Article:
The recent rising awareness of sexual harassment on campuses across the nation has led to discussions about a new term: rape culture. Due to the newness of the phrase, not to mention its implications, some feel that narrowing down an exact definition of this term can be difficult. Freshman Emi Stewart believes people toss around the term too often in light of its perceived ambiguity. “I think it’s dangerous to throw around a phrase when nobody can pin down what it is,” Stewart said.

Social work professor Erin Olson defines rape culture as any environment “where rape is the norm or the language we use to talk about sex or women.” She also said that a “certain amount of victim blaming is involved,” and CAASA’s definition of the term includes that this culture makes women responsible to end sexual violence and that rape culture “makes violence seem sexy and sexuality seem violent.”
Among the Diamond interviews, no two definitions of rape culture aligned, though general themes emerged throughout. For instance, Stewart believes the terms manifests itself through “the media and how it, at large, marginalizes women’s voices.”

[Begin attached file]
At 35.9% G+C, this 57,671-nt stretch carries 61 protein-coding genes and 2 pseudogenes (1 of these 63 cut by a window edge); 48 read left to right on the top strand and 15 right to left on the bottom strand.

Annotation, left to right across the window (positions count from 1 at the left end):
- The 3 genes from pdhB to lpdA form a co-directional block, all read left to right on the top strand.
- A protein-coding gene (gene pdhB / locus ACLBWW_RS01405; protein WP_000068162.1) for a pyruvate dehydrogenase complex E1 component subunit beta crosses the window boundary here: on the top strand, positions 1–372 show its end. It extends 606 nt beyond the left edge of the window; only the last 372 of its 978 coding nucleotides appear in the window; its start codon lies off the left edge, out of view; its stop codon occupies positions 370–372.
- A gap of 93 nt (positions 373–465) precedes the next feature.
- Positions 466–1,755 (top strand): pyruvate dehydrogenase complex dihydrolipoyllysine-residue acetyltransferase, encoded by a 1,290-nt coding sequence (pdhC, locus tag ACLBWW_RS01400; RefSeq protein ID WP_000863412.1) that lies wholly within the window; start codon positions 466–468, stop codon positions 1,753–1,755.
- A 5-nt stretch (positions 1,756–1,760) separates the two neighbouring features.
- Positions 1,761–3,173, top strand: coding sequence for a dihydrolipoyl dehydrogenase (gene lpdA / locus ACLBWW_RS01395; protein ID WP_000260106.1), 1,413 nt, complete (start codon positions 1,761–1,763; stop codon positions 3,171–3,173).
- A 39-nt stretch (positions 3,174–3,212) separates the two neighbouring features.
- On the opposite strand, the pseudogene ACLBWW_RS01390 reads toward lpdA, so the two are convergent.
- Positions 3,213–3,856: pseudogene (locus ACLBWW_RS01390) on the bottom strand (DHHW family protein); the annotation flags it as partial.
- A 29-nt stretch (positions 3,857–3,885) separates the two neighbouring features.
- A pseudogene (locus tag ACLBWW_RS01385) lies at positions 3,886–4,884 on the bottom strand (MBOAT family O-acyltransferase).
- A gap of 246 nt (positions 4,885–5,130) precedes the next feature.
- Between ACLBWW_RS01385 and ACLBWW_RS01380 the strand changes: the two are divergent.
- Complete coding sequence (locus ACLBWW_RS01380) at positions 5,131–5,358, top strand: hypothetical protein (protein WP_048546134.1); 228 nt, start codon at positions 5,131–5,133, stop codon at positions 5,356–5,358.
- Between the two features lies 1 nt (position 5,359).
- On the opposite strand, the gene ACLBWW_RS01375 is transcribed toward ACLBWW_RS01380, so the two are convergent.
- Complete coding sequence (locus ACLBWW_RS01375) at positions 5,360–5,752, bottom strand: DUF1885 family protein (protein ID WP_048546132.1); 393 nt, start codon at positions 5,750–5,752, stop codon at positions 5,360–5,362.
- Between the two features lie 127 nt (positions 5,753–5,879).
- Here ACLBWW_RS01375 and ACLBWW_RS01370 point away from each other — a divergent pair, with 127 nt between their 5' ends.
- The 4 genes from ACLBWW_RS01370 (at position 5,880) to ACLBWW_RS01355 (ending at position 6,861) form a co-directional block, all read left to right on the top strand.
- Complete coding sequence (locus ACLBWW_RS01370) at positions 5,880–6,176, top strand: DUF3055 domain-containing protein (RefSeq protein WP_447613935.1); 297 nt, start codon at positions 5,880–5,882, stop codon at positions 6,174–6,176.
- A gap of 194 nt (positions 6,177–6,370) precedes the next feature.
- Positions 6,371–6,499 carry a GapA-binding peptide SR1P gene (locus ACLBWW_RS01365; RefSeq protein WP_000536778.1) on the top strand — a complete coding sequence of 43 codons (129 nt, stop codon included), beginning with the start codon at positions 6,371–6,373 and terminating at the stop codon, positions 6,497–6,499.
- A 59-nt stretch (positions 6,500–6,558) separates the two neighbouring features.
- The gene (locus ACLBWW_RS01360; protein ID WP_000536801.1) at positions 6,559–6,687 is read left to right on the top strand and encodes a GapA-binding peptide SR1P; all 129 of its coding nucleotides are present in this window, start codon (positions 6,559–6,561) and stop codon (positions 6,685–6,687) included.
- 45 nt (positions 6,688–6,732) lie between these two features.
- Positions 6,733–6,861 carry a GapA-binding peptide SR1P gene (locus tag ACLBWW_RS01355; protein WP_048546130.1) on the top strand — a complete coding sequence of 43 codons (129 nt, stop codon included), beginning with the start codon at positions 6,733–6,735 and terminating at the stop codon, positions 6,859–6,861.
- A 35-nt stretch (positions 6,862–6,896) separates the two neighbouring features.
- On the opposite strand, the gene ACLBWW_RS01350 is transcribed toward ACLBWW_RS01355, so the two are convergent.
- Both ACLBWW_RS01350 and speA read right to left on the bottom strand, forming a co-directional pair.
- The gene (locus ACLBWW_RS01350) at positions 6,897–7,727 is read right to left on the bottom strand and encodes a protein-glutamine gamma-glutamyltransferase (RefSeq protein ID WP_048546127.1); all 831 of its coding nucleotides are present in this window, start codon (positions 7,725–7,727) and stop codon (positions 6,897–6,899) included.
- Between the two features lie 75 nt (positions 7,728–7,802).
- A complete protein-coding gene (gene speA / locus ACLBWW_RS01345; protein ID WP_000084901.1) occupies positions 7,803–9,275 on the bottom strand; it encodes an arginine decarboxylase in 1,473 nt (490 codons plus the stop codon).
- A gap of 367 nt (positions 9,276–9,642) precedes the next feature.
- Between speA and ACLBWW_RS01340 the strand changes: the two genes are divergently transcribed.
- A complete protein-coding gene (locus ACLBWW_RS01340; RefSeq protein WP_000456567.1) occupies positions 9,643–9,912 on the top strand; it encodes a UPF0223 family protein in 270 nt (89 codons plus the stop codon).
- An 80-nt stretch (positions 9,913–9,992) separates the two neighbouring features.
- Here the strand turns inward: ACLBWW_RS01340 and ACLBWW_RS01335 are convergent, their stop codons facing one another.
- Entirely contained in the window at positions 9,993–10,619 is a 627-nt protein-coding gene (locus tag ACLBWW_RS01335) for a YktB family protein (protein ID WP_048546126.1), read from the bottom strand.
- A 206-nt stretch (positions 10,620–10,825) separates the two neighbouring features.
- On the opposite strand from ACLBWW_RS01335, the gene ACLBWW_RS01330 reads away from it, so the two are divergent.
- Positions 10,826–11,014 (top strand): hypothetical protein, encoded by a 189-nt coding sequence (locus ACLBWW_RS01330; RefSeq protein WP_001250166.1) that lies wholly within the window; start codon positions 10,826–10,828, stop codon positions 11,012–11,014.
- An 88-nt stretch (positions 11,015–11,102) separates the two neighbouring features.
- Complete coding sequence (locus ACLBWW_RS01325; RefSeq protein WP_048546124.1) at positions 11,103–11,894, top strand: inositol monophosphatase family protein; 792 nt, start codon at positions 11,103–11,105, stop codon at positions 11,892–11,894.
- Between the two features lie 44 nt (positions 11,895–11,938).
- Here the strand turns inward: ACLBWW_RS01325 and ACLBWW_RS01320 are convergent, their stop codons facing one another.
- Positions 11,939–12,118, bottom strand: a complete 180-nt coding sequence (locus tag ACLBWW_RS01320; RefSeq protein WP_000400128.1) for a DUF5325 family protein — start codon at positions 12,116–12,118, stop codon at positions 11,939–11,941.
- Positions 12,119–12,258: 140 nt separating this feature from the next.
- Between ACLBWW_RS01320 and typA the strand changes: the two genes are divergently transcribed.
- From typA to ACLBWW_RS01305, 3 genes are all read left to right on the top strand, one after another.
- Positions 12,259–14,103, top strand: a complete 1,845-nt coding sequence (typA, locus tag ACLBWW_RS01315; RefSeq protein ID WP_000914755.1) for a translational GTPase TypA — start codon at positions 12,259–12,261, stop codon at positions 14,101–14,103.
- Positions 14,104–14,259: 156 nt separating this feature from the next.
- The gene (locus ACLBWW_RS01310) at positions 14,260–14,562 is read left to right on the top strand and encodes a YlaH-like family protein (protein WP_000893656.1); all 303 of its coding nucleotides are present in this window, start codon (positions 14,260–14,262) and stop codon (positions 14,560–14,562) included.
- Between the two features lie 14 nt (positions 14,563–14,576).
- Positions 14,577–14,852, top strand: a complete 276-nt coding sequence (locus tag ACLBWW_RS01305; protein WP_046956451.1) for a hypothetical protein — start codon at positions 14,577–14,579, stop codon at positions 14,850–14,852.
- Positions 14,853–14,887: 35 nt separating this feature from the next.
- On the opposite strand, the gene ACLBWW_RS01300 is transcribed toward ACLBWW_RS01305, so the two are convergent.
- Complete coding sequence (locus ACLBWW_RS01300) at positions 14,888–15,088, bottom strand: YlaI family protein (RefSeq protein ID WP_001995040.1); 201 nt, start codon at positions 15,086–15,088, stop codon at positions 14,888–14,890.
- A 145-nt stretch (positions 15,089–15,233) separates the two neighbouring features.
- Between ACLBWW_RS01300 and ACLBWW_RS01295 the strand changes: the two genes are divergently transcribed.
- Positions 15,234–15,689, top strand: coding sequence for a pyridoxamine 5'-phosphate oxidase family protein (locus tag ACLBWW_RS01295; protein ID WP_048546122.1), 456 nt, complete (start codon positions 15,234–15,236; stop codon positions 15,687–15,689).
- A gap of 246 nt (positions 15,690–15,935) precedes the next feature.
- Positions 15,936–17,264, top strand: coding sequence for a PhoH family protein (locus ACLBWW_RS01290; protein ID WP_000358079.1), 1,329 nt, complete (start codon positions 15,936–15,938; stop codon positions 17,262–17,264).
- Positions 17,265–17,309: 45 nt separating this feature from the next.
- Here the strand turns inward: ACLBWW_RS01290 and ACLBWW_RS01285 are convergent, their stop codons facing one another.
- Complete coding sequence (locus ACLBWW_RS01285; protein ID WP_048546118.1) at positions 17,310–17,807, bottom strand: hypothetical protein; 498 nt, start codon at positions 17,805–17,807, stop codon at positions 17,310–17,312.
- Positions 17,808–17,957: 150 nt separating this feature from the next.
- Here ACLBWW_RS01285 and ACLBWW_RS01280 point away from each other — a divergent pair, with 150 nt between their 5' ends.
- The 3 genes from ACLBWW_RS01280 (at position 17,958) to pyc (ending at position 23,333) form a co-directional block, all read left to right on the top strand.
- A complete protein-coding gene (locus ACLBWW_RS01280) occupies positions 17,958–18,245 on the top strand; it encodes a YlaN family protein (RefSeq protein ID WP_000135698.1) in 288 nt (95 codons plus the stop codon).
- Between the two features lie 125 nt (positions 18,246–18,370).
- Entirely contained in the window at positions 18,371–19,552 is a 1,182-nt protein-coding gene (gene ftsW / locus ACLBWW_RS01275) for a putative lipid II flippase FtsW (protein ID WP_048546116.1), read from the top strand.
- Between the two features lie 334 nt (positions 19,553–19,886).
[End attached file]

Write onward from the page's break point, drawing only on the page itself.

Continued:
Senior John Jacobi provides a different definition, as he views rape culture as more implicit than explicit. Jacobi believes rape culture may exist even when society is “passive towards rape and sexual assault in general” and not making efforts to prevent its occurrence.

Dordt’s Howard Wilson had the opportunity to voice his opinion on the matter in the March 2017 issue of The Banner. This edition of the Christian Reformed Church of North America’s official monthly publication featured Dordt Vice President and Chief Administrative Officer Wilson, along with Rev. Mary Hulst, the chaplain at Calvin College, and former Dordt social work professor Jim Vanderwoerd. In the article, Banner reporter Gayla R. Postma acknowledges that there “is no single agreed-upon definition of ‘rape culture’” and then quotes Wilson as stating, “‘We don’t believe [rape culture] exists on our campus,’…’It’s just not who we are.’”

Wilson’s comments may have caused some raised eyebrows among part of the Dordt community. Of the students and faculty interviewed by Diamond staff, 25 individuals believe that rape culture exists on Dordt’s campus, eight believe it does not and five do not know.

Kristin Van De Griend, an adjunct professor of sociology and social work at Dordt, said “Absolutely” when asked if she believed rape culture exists at Dordt.